MANATEE -- An emergency notice of appeal filed at 8:30 a.m. Wednesday delayed the euthanasia of two dogs set for noon in Manatee County.
Colleen Glenn filed the motion on behalf of the Lexus Project, which is representing two Australian Shepherds that bit a juvenile multiple times on Christmas Eve in the Panther Ridge subdivision in East Manatee.
The motion appeals Judge Doug Henderson's order to deny previously filed motions. On March 20, Henderson denied the motions, which were filed on March 8, stating that they "fail to raise any new factual matters or legally sufficient grounds which would support an overturning" of the recommendation for euthanasia filed Feb. 1 by a hearing officer.
"I don't know what jurisdictional basis they have for the motion to appeal," said Chief Deputy County Attorney Jim Minix. "We have suspended the euthanasia until the appeal is disposed of."
"We've decided to give the dogs every opportunity to defend themselves through their various attorneys and interested parties. Even though as this point it seems everything we're supposed to do under the law we've done."
The 6- and 10-year-old dogs, named Buck and Bill,
have been sharing a kennel at Manatee County Animal Services in Palmetto since Dec. 24, when they reportedly escaped through a window at a home and attacked a boy who was waiting in the street for the mail carrier. The boy, 13, tried to run and shield himself with his bicycle. He was assisted by a neighbor driving by the scene.
The boy sustained at least seven bites to his legs and buttocks. One bite behind his knee left muscles and nerves exposed, requiring emergency surgery at All Children's Hospital in St. Petersburg. The victim's family did not wish to comment on this story.
"The Animal Services staff, in their investigation, found that there was a severe bite that under statute required the dogs to be expeditiously and humanely destroyed," Minix said. "That was confirmed by an independent hearing officer who wrote an 11-page decision after two partial day hearings."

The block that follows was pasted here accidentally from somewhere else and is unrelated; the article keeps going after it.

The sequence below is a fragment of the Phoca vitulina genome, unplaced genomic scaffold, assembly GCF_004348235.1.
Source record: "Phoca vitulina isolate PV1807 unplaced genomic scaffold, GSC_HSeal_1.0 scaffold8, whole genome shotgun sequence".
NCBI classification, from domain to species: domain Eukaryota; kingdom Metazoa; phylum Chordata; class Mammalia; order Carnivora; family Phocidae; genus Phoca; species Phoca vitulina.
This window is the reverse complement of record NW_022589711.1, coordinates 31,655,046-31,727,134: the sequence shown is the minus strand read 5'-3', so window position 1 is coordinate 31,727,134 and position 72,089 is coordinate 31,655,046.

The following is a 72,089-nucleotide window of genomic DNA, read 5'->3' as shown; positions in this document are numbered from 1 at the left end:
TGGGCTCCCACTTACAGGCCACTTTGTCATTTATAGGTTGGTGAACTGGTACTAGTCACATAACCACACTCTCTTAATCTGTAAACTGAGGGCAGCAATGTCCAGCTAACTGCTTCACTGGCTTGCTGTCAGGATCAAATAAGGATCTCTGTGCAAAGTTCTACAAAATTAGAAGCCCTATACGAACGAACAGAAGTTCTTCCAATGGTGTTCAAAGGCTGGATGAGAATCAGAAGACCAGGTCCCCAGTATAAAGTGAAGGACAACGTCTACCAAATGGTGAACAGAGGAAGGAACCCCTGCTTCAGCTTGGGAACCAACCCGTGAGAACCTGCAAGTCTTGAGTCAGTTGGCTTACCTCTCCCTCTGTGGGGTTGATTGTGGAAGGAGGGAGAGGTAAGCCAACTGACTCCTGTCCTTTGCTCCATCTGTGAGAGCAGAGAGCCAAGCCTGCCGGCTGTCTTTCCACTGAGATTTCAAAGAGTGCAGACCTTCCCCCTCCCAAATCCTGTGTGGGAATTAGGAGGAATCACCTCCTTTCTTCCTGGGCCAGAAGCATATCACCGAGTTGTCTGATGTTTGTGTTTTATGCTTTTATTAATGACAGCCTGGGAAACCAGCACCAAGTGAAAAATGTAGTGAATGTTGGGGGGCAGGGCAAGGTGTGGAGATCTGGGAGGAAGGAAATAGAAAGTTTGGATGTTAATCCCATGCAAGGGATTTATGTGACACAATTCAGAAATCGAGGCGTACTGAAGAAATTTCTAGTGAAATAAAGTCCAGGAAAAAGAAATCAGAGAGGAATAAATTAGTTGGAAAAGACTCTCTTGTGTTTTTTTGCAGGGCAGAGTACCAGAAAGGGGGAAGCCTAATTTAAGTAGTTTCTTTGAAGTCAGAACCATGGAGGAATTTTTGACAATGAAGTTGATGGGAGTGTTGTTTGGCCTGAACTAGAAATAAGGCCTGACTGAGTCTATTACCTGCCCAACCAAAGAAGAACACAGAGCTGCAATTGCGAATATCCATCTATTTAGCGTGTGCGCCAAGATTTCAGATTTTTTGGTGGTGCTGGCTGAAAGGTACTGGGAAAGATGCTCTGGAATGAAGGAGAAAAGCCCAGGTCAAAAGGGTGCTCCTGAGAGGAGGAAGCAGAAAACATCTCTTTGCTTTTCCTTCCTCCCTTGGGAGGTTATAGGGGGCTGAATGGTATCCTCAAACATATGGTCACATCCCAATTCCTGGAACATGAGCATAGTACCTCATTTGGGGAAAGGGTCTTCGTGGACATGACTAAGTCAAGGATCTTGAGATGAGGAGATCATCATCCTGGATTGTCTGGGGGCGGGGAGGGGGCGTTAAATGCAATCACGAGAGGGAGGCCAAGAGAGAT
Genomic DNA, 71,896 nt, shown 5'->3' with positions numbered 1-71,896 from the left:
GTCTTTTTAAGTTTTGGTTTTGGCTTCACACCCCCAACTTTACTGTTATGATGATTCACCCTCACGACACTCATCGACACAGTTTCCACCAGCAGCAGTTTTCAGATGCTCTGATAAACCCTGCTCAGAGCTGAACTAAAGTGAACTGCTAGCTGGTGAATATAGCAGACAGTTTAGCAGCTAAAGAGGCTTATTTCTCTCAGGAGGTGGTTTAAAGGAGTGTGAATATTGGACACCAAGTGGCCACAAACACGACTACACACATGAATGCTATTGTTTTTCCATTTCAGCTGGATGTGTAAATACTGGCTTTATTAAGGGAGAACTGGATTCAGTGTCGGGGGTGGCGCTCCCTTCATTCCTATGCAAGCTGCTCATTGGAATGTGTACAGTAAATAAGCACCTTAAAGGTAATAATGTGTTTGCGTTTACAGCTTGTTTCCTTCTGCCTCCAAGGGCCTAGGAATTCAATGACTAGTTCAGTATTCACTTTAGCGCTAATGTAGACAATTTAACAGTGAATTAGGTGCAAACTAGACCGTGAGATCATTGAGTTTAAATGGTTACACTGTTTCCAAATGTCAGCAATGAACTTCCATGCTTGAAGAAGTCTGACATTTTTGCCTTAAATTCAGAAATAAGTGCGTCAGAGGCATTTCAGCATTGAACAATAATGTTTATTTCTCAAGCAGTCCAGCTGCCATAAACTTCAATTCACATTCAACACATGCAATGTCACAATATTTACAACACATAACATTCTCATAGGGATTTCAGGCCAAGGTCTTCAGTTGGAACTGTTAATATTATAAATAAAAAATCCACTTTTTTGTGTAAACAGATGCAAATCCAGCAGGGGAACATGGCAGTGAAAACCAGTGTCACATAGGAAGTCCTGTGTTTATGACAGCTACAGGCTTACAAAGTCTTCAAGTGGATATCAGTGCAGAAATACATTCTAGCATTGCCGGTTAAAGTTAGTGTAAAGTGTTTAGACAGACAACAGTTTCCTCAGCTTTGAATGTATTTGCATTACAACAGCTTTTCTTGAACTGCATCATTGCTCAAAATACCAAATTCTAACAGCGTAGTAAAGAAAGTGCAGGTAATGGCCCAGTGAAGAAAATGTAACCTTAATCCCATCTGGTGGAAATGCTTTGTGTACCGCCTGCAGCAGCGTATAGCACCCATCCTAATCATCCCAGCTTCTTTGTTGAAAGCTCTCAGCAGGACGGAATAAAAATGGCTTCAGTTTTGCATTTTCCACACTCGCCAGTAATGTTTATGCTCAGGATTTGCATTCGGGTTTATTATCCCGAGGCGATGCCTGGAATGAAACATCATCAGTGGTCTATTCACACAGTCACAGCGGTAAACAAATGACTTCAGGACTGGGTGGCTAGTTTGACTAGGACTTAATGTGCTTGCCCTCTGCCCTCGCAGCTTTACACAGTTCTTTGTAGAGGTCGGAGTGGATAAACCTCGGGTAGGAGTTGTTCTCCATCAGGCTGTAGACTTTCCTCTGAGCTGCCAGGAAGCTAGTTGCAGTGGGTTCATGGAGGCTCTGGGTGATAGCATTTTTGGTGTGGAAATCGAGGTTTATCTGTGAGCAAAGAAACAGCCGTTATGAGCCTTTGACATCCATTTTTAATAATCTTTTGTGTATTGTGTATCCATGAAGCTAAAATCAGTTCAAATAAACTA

Henderson upheld that decision upon reviewing all exhibits, dismissing an appeal filed by Erskine.
Erskine, who was visiting with a friend when the incident occurred, has requested to return the dogs to a large, fenced property where she trains dogs in another county. Buck and Bill, who are therapy dogs, have no history of aggressive behavior. Erskine, distraught over the situation, spent Wednesday with her dogs at the humane society.
"They're not bad dogs," Glenn previously told the Bradenton Herald. "This was an isolated incident. It's sad the child got bit. I'm not saying he did anything wrong. We're just saying these dogs don't need to be killed -- there are lots of options."
According to Florida statutes, there are two options: A dog can be registered as "dangerous" or euthanized. A "dangerous" animal is quarantined for a certain period of time. This requires the owner to keep the dogs supervised and secure at a fenced-in property.
"In the current case, the dogs committed, as their first offense the infliction of severe injury, as defined by statute and ordinance, and as such, there is no option for second chance and the dogs must be humanely destroyed as the only legally available option," the recommended order states. "The fate of the dog is determined with finality the moment that the dog inflicts a severe injury or death."
Glenn said the issue has piqued the interest of many local residents and animal rights groups.
"They've been ordered to be executed," Glenn said. "Every second is really against us."
With the motion to appeal pending, the euthanasia will remain suspended as a humane and cautious effort, Minix said.
"I may file a motion to dismiss it," Minix said. "The circuit judge will look at it. At this point I'm not sure what Circuit Court will do. This is an area that we've never been before."
Elizabeth Johnson, Herald crime reporter, can be reached at 941-745-7041. Follow her on Twitter @EJohnsonBHcrime.